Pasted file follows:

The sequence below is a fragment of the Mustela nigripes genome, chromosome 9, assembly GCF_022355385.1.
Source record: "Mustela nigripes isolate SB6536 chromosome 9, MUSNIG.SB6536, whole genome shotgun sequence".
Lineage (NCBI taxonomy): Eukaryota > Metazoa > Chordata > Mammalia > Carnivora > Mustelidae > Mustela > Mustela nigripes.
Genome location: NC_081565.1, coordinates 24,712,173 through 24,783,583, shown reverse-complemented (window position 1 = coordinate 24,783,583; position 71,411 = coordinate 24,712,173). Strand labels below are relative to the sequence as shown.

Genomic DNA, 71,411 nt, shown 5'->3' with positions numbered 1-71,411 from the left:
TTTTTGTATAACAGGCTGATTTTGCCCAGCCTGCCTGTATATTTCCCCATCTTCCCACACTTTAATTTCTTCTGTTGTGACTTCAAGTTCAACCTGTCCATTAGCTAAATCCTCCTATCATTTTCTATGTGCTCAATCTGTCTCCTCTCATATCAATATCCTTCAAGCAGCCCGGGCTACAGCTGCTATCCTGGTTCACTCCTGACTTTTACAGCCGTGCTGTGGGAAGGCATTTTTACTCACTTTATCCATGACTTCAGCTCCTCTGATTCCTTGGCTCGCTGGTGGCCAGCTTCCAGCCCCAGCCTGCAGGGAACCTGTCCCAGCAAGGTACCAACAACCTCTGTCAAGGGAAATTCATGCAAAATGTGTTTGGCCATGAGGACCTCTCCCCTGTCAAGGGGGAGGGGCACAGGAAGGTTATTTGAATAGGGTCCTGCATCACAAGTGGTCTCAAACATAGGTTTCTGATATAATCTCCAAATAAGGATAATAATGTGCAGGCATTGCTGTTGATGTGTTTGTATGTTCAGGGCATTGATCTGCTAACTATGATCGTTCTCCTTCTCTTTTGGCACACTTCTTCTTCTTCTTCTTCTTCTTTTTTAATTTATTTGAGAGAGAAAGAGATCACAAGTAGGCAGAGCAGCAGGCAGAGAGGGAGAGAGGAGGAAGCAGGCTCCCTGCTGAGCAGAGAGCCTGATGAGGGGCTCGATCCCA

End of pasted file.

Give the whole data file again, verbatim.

The sequence below is a fragment of the Mustela nigripes genome, chromosome 9, assembly GCF_022355385.1.
Source record: "Mustela nigripes isolate SB6536 chromosome 9, MUSNIG.SB6536, whole genome shotgun sequence".
Lineage (NCBI taxonomy): Eukaryota > Metazoa > Chordata > Mammalia > Carnivora > Mustelidae > Mustela > Mustela nigripes.
Genome location: NC_081565.1, coordinates 24,712,173 through 24,783,583, shown reverse-complemented (window position 1 = coordinate 24,783,583; position 71,411 = coordinate 24,712,173). Strand labels below are relative to the sequence as shown.

Genomic DNA, 71,411 nt, shown 5'->3' with positions numbered 1-71,411 from the left:
TTTTTGTATAACAGGCTGATTTTGCCCAGCCTGCCTGTATATTTCCCCATCTTCCCACACTTTAATTTCTTCTGTTGTGACTTCAAGTTCAACCTGTCCATTAGCTAAATCCTCCTATCATTTTCTATGTGCTCAATCTGTCTCCTCTCATATCAATATCCTTCAAGCAGCCCGGGCTACAGCTGCTATCCTGGTTCACTCCTGACTTTTACAGCCGTGCTGTGGGAAGGCATTTTTACTCACTTTATCCATGACTTCAGCTCCTCTGATTCCTTGGCTCGCTGGTGGCCAGCTTCCAGCCCCAGCCTGCAGGGAACCTGTCCCAGCAAGGTACCAACAACCTCTGTCAAGGGAAATTCATGCAAAATGTGTTTGGCCATGAGGACCTCTCCCCTGTCAAGGGGGAGGGGCACAGGAAGGTTATTTGAATAGGGTCCTGCATCACAAGTGGTCTCAAACATAGGTTTCTGATATAATCTCCAAATAAGGATAATAATGTGCAGGCATTGCTGTTGATGTGTTTGTATGTTCAGGGCATTGATCTGCTAACTATGATCGTTCTCCTTCTCTTTTGGCACACTTCTTCTTCTTCTTCTTCTTCTTTTTTAATTTATTTGAGAGAGAAAGAGATCACAAGTAGGCAGAGCAGCAGGCAGAGAGGGAGAGAGGAGGAAGCAGGCTCCCTGCTGAGCAGAGAGCCTGATGAGGGGCTCGATCCCA